Post your solidi here!

Discussion in 'Ancient Coins' started by Campbell Miller, Aug 16, 2021.

  1. Campbell Miller

    Campbell Miller Well-Known Member

    Hey all,
    I am interested in seeing what solidi everyone has! I currently have solidi of Constantius II, Theodosius II, Anastasius, Justinian I, Justin II, Tiberius Constantine, Phocas, Heraclius, and Constans II. I would love to see and learn about some of yours!
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  3. Hrefn

    Hrefn Well-Known Member

    Visigothic, (?)Burgundian, and Merovingian solidi. upload_2021-8-16_15-19-5.jpeg

    Solidi of Anastasius upload_2021-8-16_15-20-2.jpeg

    Lombardic solidi upload_2021-8-16_15-22-7.jpeg


    Anepigraphic solidus upload_2021-8-16_15-24-10.jpeg

    Theodosian solidi upload_2021-8-16_15-37-18.jpeg

    Heraclian solidi upload_2021-8-16_15-29-15.jpeg

    Carthaginian solidi upload_2021-8-16_15-34-24.png
     

    Attached Files:

  4. Campbell Miller

    Campbell Miller Well-Known Member

    Wow! Amazing coins!
     
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  5. Hrefn

    Hrefn Well-Known Member

    Thank you. It helps that I bought my first coin over 50 years ago. They add up over time.
     
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  6. Ryro

    Ryro The last of the Diadochi Supporter

    Here's my only, NOT so solid, solidi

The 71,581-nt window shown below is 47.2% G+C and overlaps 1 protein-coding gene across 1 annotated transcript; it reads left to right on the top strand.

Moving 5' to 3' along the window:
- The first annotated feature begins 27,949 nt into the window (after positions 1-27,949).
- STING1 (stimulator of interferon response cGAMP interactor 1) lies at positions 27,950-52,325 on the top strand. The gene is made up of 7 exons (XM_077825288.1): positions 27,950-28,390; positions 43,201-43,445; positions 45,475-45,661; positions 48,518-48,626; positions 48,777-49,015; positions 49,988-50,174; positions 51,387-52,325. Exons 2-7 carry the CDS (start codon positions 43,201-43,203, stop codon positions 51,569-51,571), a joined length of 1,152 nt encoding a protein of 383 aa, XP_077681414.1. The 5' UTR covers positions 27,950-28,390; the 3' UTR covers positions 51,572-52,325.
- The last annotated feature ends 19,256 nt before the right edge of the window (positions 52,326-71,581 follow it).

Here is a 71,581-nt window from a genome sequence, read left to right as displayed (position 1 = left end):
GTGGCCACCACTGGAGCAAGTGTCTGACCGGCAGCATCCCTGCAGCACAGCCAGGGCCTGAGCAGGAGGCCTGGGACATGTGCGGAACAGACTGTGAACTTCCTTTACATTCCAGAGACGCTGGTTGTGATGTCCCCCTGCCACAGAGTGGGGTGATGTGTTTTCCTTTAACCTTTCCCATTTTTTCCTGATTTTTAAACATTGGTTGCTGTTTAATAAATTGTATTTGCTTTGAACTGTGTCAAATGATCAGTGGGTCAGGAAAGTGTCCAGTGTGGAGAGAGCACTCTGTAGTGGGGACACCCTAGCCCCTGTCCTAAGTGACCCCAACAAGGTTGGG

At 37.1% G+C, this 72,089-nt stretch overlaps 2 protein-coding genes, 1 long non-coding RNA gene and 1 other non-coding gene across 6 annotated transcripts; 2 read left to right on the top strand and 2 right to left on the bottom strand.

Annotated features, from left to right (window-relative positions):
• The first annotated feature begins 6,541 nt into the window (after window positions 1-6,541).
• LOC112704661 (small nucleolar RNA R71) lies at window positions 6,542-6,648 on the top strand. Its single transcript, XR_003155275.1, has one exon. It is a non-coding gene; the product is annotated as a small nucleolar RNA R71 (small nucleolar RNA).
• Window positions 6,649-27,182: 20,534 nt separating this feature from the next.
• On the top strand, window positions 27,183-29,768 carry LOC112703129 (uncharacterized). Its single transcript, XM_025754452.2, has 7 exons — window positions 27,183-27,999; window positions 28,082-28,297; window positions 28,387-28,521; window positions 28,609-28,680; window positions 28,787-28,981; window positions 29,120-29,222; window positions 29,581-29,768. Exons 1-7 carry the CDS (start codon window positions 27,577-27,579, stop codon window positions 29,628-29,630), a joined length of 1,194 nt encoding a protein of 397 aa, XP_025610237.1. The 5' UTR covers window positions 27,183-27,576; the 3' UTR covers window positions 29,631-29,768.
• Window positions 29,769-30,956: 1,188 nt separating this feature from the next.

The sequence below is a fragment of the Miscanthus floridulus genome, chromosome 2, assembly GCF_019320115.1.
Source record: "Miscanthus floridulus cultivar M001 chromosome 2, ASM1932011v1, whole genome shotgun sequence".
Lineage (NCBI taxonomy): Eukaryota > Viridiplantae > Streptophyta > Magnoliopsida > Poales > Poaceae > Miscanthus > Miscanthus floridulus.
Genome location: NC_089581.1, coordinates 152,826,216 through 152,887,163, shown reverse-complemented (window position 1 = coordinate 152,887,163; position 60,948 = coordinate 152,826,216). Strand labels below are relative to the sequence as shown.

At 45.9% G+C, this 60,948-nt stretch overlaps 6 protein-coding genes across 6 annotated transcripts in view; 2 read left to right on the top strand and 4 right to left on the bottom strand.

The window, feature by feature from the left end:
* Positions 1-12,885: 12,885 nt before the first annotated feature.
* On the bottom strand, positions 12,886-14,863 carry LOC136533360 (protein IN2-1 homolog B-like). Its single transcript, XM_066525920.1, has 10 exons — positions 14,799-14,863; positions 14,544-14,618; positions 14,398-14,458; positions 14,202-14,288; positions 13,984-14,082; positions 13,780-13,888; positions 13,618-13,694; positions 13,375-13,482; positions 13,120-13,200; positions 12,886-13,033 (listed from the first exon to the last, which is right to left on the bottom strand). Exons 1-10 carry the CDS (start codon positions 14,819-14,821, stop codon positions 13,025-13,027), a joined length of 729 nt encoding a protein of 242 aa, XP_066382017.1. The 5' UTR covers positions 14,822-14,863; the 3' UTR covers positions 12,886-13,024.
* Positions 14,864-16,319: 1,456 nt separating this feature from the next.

Screenshot_20201215-145458_PicCollage-removebg-preview.png
     
  7. roman99

    roman99 Well-Known Member

    I only have one Solidus, seemingly countermarked with XIII on the reverse.
    image_50731777.JPG image_50747905.JPG

    Justinian I solidus, 21mm, 4.36 grams, SB 139.
     
  8. RichardT

    RichardT Well-Known Member

    Honorius solidus, struck in Ravenna. On reverse, Emperor standing facing, crowned from above by Manus Dei, holding long staff surmounted by Christogram and placing left hand on hilt of sword, right foot resting on recumbent serpent-tailed lion.

    Honorius merged.jpg
     
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  9. IMP Shogun

    IMP Shogun Well-Known Member

    Is Honorius sporting a beard?

    Here’s mine from Ravenna. I’ve shared this a lot, one of my favorites types.
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  10. DonnaML

    DonnaML Supporter! Supporter

    All of a sudden we have all these threads about solidi and other gold coins -- four different threads on the front page of the ancients forum alone. Perhaps it's a sign of something in the air. Be that as it may, here are my only two solidi (and my only two ancient gold coins of any type), from the brothers Arcadius and Honorius, minted respectively in Constantinople and Ravenna. Since I've described them both recently, I'll omit those descriptions here. The first has a provenance back to 1960; the second to 1998.


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  11. RichardT

    RichardT Well-Known Member

    Yes he does have a beard and moustache. Strange isn't it?
     
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  12. Hrefn

    Hrefn Well-Known Member

    A spelling tip. A single coin is a “solidus”. Multiple coins, that is, the plural of solidus, is “solidi”.

    Spellcheck programs do not know Latin and will usually do more harm than good when you venture beyond standard English, so even if one is a Latin scholar (which I do not pretend to be) errors tend to creep into one’s posts.
     
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  13. Al Kowsky

    Al Kowsky Supporter! Supporter

    Campbell, You posted an interesting group of solidi :happy:. I'd like to see what your solidus of Heraclius looks like along with the coin's dimensions :D. Thanks.